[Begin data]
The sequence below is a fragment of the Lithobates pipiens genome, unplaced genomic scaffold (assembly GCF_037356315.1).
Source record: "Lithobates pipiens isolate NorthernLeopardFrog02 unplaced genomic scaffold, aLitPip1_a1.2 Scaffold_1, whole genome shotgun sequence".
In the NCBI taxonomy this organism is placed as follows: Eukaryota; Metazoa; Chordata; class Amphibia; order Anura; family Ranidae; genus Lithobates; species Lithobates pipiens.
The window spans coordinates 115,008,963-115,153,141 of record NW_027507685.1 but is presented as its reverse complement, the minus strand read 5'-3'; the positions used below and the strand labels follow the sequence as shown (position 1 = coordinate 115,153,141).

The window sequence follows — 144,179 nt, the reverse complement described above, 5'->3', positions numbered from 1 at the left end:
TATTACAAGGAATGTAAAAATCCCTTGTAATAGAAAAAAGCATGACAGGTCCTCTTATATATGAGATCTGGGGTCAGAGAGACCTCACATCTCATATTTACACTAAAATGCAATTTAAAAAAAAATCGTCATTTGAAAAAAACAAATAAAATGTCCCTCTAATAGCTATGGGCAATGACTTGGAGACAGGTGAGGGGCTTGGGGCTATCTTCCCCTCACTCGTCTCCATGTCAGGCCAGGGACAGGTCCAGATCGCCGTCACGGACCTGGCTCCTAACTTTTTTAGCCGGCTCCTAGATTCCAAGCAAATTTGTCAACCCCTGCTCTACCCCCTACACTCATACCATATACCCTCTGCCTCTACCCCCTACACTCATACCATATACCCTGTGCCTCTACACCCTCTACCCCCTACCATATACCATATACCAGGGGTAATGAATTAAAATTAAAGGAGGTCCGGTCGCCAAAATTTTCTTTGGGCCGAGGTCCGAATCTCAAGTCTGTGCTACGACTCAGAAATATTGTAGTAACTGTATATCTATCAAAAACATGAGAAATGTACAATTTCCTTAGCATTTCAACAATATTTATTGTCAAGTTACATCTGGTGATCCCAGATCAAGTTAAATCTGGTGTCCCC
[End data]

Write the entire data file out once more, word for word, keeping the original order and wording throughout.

The sequence below is a fragment of the Lithobates pipiens genome, unplaced genomic scaffold (assembly GCF_037356315.1).
Source record: "Lithobates pipiens isolate NorthernLeopardFrog02 unplaced genomic scaffold, aLitPip1_a1.2 Scaffold_1, whole genome shotgun sequence".
In the NCBI taxonomy this organism is placed as follows: Eukaryota; Metazoa; Chordata; class Amphibia; order Anura; family Ranidae; genus Lithobates; species Lithobates pipiens.
The window spans coordinates 115,008,963-115,153,141 of record NW_027507685.1 but is presented as its reverse complement, the minus strand read 5'-3'; the positions used below and the strand labels follow the sequence as shown (position 1 = coordinate 115,153,141).

The window sequence follows — 144,179 nt, the reverse complement described above, 5'->3', positions numbered from 1 at the left end:
TATTACAAGGAATGTAAAAATCCCTTGTAATAGAAAAAAGCATGACAGGTCCTCTTATATATGAGATCTGGGGTCAGAGAGACCTCACATCTCATATTTACACTAAAATGCAATTTAAAAAAAAATCGTCATTTGAAAAAAACAAATAAAATGTCCCTCTAATAGCTATGGGCAATGACTTGGAGACAGGTGAGGGGCTTGGGGCTATCTTCCCCTCACTCGTCTCCATGTCAGGCCAGGGACAGGTCCAGATCGCCGTCACGGACCTGGCTCCTAACTTTTTTAGCCGGCTCCTAGATTCCAAGCAAATTTGTCAACCCCTGCTCTACCCCCTACACTCATACCATATACCCTCTGCCTCTACCCCCTACACTCATACCATATACCCTGTGCCTCTACACCCTCTACCCCCTACCATATACCATATACCAGGGGTAATGAATTAAAATTAAAGGAGGTCCGGTCGCCAAAATTTTCTTTGGGCCGAGGTCCGAATCTCAAGTCTGTGCTACGACTCAGAAATATTGTAGTAACTGTATATCTATCAAAAACATGAGAAATGTACAATTTCCTTAGCATTTCAACAATATTTATTGTCAAGTTACATCTGGTGATCCCAGATCAAGTTAAATCTGGTGTCCCC